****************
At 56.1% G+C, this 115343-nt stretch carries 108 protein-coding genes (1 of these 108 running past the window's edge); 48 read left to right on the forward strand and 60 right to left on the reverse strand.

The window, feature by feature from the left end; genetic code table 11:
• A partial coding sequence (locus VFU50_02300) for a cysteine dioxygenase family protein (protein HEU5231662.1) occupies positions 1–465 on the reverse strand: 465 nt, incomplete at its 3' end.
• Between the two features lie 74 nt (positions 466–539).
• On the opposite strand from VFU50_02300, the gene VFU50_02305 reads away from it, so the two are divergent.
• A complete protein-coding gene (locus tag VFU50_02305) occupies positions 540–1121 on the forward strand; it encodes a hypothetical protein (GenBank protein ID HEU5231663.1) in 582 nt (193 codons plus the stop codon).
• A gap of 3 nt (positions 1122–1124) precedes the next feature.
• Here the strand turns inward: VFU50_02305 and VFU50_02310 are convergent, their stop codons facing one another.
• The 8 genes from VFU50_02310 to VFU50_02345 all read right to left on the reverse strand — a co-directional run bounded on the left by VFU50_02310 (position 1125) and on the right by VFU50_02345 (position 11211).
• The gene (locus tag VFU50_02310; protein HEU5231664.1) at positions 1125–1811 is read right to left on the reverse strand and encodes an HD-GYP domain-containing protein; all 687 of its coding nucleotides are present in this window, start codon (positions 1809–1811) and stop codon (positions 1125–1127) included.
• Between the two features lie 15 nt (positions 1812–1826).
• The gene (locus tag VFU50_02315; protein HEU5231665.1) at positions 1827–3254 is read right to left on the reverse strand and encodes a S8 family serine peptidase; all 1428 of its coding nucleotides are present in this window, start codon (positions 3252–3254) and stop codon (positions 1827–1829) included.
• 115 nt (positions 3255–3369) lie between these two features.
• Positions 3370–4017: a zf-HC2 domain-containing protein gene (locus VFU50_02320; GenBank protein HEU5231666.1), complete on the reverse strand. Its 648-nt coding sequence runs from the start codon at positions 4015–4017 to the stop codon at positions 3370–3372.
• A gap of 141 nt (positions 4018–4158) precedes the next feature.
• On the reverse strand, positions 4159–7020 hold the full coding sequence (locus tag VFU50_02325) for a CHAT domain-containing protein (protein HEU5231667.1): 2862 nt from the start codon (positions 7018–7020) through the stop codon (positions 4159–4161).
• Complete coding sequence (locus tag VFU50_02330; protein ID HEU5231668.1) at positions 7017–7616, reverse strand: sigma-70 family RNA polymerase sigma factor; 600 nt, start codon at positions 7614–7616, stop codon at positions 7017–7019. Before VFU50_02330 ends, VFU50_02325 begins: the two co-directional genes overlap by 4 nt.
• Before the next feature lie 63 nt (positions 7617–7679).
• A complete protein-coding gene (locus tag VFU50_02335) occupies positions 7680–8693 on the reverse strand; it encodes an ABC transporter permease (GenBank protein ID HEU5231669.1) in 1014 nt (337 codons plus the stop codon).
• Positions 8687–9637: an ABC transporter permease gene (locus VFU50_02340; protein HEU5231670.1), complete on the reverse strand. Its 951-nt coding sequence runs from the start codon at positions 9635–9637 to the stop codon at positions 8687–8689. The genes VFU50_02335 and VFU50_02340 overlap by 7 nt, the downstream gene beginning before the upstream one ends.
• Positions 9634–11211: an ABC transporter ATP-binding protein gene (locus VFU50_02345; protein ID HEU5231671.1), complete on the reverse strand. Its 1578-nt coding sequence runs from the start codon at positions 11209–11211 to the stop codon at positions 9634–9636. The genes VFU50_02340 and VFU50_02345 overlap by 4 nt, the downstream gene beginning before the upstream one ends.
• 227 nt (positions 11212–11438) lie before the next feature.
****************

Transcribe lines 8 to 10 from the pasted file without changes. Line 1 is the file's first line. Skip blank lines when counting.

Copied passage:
• Here the strand turns inward: VFU50_02305 and VFU50_02310 are convergent, their stop codons facing one another.
• The 8 genes from VFU50_02310 to VFU50_02345 all read right to left on the reverse strand — a co-directional run bounded on the left by VFU50_02310 (position 1125) and on the right by VFU50_02345 (position 11211).
• The gene (locus tag VFU50_02310; protein HEU5231664.1) at positions 1125–1811 is read right to left on the reverse strand and encodes an HD-GYP domain-containing protein; all 687 of its coding nucleotides are present in this window, start codon (positions 1809–1811) and stop codon (positions 1125–1127) included.